– The Daily Dog has come across a new Facebook Page, set up to alert local residents when dog stealing rings are active in the area. The particular page in question focuses on South East Queensland, but if you know of similar Pages in your local area, please let us know and we will be glad to highlight their existence so people local to that area can follow the Page.
The Page we highlight today is called “All Breed Dog Theft Alerts SE Qld“, which is quite a mouthful, but explains exactly what the group is about and the area it covers.
The group was founded by a Loganlea woman, who witnessed both her fence being marked by suspicious individuals and a subsequent attempt to steal her dogs from her yard – an attempt caught on the woman’s CCTV system. Fortunately the woman in question was already aware of the tactics dog thieves use to target homes and their canine residents, so prevented the theft of her four-legged friends. Many people have not been so lucky however, as we have highlighted in a number of Posts on the Daily Dog on the subject of dog thefts and dog fighting rings.
The Facebook Page set up by this community-minded woman allows people to place alerts for missing, lost and stolen dogs across South East Queensland, so people can keep an eye out for them. Some of the places such dogs are located are obvious, such as in the local neighbourhood. Others are less so – as in one case the pups4sale team is aware of where a suspected stolen dog was spotted by the (surprised!) owners as the dog traveled down the road on the back of a ute! In cases where dogs have been stolen, quite often they have turned up for sale on Gumtree. In still other cases (as most dog owners would be aware), the dogs are stolen for use in dog fights.
The dog fighting scenario is perhaps the worst of all, so if people have seen a dog theft in progress or have spotted a dog that has been stolen, a simple phone call to the Police with a number plate ID might well start the ball rolling on dismantling one of these evil organisations. If you are in South East Queensland, may we encourage you to follow the Facebook Page noted above. If not in that area, why not look for a similar Page in your own area, or even start one if you are prepared to moderate it.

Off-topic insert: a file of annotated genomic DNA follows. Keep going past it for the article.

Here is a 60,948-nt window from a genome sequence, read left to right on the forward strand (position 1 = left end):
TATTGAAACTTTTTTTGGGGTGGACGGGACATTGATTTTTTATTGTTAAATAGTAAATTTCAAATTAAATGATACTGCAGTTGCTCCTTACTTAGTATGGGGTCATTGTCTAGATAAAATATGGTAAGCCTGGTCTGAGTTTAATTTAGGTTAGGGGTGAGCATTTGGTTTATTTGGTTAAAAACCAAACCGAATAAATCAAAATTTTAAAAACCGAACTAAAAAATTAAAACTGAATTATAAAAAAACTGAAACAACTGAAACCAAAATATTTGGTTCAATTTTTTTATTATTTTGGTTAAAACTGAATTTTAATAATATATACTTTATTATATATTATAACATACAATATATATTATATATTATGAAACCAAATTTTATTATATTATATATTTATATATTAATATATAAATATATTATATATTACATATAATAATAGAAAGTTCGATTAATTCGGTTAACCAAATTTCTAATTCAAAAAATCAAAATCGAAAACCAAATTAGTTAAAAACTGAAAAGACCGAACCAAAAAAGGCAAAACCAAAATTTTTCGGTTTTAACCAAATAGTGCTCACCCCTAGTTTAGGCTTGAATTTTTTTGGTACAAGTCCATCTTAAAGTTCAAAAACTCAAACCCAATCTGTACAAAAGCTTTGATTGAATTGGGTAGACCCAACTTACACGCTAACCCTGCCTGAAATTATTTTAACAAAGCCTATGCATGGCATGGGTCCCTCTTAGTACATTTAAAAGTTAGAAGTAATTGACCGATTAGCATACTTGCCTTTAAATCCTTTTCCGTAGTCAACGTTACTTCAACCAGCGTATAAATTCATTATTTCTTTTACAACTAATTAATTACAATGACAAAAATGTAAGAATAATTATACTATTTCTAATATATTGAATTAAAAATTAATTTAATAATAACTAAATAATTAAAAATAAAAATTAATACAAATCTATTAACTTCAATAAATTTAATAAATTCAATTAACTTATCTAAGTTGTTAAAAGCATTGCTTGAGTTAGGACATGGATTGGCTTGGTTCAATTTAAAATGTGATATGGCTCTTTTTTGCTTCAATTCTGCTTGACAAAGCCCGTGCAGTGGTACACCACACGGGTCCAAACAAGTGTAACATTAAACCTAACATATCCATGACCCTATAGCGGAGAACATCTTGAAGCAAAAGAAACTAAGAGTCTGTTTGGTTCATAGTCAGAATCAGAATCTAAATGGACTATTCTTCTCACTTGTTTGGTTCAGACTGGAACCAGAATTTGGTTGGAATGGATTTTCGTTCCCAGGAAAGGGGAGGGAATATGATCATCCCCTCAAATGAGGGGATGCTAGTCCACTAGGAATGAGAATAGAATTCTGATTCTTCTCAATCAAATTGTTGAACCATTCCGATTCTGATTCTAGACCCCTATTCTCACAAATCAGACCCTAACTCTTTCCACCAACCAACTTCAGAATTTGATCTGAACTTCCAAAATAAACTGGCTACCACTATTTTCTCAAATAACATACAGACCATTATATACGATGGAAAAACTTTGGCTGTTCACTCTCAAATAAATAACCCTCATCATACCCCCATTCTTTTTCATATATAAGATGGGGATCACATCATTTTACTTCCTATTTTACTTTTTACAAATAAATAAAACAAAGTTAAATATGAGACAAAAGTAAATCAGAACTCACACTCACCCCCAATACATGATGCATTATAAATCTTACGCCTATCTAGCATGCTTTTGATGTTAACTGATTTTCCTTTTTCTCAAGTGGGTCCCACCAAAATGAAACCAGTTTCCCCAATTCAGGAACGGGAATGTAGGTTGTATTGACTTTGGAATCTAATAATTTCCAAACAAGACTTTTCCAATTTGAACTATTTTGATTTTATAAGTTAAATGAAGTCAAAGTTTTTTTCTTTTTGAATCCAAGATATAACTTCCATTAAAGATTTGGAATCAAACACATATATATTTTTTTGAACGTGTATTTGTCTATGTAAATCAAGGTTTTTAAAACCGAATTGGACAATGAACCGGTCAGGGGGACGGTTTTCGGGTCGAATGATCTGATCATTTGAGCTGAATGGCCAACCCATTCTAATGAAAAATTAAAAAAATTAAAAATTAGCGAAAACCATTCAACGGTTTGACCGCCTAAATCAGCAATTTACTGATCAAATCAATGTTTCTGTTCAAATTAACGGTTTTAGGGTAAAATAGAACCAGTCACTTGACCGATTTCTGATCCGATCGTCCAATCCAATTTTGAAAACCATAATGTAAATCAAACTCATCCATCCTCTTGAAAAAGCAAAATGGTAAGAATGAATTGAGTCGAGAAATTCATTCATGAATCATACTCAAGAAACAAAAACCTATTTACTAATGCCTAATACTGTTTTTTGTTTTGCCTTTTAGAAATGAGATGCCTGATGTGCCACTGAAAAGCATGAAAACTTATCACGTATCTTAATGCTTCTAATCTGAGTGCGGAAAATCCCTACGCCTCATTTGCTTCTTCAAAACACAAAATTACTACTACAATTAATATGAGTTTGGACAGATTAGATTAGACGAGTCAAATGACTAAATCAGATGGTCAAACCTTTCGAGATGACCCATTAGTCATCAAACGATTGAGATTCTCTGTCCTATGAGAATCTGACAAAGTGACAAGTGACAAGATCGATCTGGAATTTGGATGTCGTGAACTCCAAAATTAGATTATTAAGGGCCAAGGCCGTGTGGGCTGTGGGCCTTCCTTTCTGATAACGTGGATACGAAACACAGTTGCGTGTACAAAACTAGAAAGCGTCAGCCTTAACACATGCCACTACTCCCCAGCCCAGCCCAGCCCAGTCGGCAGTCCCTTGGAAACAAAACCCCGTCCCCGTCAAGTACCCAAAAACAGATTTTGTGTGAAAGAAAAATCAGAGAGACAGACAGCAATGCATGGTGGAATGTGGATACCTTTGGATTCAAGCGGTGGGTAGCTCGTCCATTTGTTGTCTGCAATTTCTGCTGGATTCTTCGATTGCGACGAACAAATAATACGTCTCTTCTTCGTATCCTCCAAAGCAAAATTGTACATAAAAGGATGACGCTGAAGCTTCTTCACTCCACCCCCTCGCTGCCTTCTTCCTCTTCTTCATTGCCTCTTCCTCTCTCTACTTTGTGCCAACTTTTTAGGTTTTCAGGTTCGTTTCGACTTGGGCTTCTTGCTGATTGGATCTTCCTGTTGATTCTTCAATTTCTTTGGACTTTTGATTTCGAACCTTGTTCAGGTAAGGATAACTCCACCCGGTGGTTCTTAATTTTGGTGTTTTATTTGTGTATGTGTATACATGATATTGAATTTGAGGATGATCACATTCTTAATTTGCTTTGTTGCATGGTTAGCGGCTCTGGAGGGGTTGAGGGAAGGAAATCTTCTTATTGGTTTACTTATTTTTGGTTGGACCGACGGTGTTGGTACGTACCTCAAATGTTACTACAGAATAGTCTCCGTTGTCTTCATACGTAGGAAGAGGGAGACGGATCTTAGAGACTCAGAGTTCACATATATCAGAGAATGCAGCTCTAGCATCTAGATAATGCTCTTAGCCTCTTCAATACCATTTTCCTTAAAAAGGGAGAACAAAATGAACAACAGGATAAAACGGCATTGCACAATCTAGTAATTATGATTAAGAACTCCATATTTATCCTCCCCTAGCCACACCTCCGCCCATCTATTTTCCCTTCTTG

On a disappointing note, the Officer in Charge of the Logan Central Police Station (which covers the area where the attempted theft occurred) demonstrated how some individual Police Officers still need educating in terms of how prevalent such thefts are. Officer Warren Parker stated “…We consider dog fighting to be a bit of an urban myth as there is no evidence to suggest it is happening.” Excuse us? Did we hear correctly? Perhaps Officer Parker needs to put his packet of Twinkies down long enough to actually get out a bit. Or perhaps he should pick up the phone (if he has the time in his busy day) and talk to the RSPCA and DPI (Department of Primary Industries) Officers who are tasked with tackling such rings on a regular basis. In the urban area where Officer Parker is located, dog fights of course would be virtually non-existent due to the noise the fights create and the large crowds they attract. The fact is, many dogs are stolen from urban areas, whereas the fights themselves occur in secluded rural or semi-rural areas.
The next time you are talking with a local Police Officer, perhaps you would like to mention how common dog fighting rings are, as the comments from Officer Parker clearly demonstrate, some Police have no idea the problem exists. Additionally, if you know of other regional dog theft/fighting/alert Facebook Pages in existence, please let us know so we can spread the word. As dog thefts are in reality so common, every little bit dog lovers can do to fight this scourge helps to encourage the people behind them to think twice before continuing.